California Republicans in the wake of severe midterm election losses called foul on new state laws that made it easier for people to register to vote, contending an accompanying rise in first-time voters contributed to the GOP’s defeat in seven heavily contested congressional districts.
Ousted Republican Reps. Jeff Denham of Turlock and Mimi Walters of Laguna Niguel each in separate exit interviews with McClatchy argued that programs like Motor Voter, which automatically registers people to vote when they apply for a driver’s license, tilted elections against them.
Now, in data obtained by McClatchy, numbers show at least one of those laws likely had no effect on those outcomes in six of the seven races, but Moter Voter might have cost one California Republican his seat.
Denham and Walters were not the only Republicans to blame California voting laws for their losses. President Donald Trump, former House Speaker Paul Ryan of Wisconsin, and former California Republican Party Chairman Shawn Steel have pointed to new voting in laws in California as reasons for losses in the seven districts.
“There’s no evidence of ballot box shenanigans. No need. Democrats know it’s easier to erode voter integrity laws than to stuff ballot boxes,” Steel wrote in The Washington Examiner.
He and others pointed to so-called ballot harvesting, a term the GOP applied to people who collect others’ filled out absentee ballots and turn them in to election officials, Election Day voter registration and Motor Voter as examples of programs that helped boost Democratic turnout.
Ballot harvesting is legal in California, though not in many other states. There was a controversy in North Carolina when a person admitted to ballot harvesting to favor a Republican candidate in the state, where the practice is illegal.
Some have also made unsubstantiated claims that undocumented immigrants voting in California turned the tides. San Francisco allowed undocumented immigrants to vote in certain local elections for the first time in 2018, but not on any national races like House elections. There has been no evidence that undocumented immigrants voted illegally in the 2018 election.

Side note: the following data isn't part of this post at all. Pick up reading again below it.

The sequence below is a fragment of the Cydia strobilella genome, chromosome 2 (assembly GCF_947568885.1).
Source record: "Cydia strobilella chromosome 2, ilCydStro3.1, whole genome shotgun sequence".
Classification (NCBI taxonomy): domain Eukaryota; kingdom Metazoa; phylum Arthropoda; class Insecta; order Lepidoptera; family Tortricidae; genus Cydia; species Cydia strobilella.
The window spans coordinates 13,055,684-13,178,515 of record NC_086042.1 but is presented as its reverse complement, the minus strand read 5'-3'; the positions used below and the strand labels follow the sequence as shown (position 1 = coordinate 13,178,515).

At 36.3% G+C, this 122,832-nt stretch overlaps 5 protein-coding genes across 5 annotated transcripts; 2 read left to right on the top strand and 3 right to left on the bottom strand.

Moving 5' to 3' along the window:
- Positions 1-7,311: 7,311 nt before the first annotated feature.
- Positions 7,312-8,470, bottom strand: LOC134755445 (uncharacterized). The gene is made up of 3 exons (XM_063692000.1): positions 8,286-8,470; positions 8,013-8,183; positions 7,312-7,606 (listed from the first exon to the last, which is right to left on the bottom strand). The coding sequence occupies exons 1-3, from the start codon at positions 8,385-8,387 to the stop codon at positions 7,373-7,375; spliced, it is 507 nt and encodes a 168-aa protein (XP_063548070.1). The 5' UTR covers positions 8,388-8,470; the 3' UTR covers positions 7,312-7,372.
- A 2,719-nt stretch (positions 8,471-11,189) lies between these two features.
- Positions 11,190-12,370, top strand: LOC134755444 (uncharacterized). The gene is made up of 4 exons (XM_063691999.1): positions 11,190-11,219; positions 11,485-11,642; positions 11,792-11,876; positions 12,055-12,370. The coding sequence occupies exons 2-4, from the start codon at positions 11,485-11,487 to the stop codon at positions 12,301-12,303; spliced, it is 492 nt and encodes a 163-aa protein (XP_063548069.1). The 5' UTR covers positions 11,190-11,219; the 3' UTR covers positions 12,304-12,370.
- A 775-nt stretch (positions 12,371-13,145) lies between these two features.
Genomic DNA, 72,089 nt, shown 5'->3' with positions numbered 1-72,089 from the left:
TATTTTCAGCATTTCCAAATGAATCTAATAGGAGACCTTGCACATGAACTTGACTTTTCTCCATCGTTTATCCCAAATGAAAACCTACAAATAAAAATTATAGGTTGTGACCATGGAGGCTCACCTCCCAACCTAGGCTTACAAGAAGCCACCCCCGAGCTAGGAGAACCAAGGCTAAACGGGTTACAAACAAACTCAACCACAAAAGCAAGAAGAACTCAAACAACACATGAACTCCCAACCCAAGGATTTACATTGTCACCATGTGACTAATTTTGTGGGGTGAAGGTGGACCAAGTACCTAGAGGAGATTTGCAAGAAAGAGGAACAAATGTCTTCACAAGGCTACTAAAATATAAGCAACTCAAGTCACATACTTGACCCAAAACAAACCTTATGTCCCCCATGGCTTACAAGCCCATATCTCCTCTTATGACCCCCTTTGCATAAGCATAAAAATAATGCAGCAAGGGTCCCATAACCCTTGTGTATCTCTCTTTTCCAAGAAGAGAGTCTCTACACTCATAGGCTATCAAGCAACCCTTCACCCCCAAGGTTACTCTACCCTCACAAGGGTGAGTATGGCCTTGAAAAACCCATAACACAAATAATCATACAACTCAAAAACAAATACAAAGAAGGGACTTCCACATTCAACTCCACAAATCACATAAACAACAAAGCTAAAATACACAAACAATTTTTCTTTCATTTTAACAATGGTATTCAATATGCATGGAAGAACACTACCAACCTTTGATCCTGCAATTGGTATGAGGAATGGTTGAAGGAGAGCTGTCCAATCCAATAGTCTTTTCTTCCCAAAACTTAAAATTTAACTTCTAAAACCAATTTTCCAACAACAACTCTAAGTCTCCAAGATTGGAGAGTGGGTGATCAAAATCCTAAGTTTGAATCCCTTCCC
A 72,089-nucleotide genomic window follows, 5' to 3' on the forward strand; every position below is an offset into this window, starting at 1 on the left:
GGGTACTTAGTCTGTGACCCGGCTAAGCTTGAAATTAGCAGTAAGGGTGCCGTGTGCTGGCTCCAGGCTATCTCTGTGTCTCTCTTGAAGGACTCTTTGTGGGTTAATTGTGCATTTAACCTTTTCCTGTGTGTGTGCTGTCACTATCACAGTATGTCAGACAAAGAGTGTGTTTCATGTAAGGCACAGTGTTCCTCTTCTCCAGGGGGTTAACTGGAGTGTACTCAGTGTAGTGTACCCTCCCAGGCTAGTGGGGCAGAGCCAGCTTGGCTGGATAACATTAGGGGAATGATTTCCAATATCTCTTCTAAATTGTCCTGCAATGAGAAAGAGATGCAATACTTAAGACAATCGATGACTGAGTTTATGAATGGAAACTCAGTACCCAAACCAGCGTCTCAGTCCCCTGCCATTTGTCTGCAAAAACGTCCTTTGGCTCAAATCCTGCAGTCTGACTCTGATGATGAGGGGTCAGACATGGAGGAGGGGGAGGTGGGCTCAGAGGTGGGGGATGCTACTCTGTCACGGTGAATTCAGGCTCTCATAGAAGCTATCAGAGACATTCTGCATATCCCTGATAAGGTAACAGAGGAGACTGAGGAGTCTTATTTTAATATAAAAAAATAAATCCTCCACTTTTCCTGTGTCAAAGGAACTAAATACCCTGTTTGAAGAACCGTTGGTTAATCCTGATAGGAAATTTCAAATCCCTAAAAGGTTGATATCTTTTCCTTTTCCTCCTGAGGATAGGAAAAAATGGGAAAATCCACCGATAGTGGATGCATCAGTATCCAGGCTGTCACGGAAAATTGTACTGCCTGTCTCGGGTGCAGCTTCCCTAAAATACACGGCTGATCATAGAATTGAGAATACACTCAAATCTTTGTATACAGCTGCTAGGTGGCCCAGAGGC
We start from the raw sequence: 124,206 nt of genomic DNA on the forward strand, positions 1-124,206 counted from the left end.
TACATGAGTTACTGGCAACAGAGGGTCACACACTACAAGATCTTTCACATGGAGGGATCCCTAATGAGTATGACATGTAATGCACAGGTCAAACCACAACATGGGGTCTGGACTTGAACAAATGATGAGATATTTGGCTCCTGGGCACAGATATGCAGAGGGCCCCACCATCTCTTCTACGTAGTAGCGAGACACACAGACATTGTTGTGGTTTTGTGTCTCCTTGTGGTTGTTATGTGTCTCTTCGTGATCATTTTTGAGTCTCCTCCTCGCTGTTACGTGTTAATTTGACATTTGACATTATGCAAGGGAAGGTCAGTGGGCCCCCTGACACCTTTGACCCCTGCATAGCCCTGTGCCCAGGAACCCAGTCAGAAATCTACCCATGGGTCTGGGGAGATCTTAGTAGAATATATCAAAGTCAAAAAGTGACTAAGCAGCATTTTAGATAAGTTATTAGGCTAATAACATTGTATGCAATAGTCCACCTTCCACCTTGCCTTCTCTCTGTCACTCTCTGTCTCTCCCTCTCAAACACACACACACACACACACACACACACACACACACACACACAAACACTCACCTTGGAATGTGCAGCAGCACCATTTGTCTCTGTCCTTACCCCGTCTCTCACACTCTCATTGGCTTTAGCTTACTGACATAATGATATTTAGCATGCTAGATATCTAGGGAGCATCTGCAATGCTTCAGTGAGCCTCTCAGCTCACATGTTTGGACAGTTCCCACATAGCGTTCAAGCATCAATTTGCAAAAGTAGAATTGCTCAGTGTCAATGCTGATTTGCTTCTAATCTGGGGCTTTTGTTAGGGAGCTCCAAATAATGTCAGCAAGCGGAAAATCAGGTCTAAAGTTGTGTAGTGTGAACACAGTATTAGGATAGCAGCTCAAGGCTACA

Figures on ballot harvesting and same-day registration are not available, according to Paul Mitchell, vice president of Political Data Inc. Registrars don’t have a code to track ballot harvesting, and wouldn’t typically know who is mailing in someone else’s ballot. Data on same-day registration is flawed because some people changed aspects of their registration on Election Day, such as party affiliation, but were already registered.
But figures on who voted after being newly registered through Motor Voter are available from each congressional district.
Mitchell’s analysis shows that Republicans would have lost six of the seats even without Democrats gaining new voters through Motor Voter.
The exception is former Rep. David Valadao, R-Hanford, who was defeated by Democrat Rep. TJ Cox for the 21st congressional district around Fresno.
In that race, which Cox won by 862 votes, there were 1,765 voters who were newly registered by the DMV. But even then, the vast majority of that number would have had to vote for Cox over Valadao for Motor Voter to be considered a deciding factor.
“Less than 15 percent of those voters were Republicans, 40 percent were Democrats,” and the remaining were not affiliated with a political party, Mitchell said.
He added that people who registered through Motor Voter could have voted in last year’s election even if the program did not exist. They simply would have to register by mailing in a form, going to a county elections office or clicking on a state registration website.
“That registration is more Democratic than the base registration, but it’s not like everybody who registered that way was a Democrat,” he said.
In the other six races, Democrats’ winning margin was greater than the number of people newly registered under Motor Voter.
For instance, Denham lost to Democratic Josh Harder in the Modesto-centered 10th Congressional District by 9,990 votes. Only 3,683 votes came from people newly registered under Motor Voter in that district.
The second closest margin was the 39th congressional district south of Los Angeles, where Democratic Rep. Gil Cisneros defeated Republican candidate Young Kim. Cisneros won by 7,611 votes. Newly registered people cast 3,540 ballots in the district.
In every other flipped district, the margin of victory was greater than 10,000 votes. Newly registered people who voted didn’t comprise more than 5,300 votes in any of those districts.
“People are overstating it if they say (Motor Voter) had any impact in this election cycle,” Mitchell said. “But by 2022, it might go from 3,000 in a district to 30,000. So that might be an extra 15,000 voters, which could make a difference.”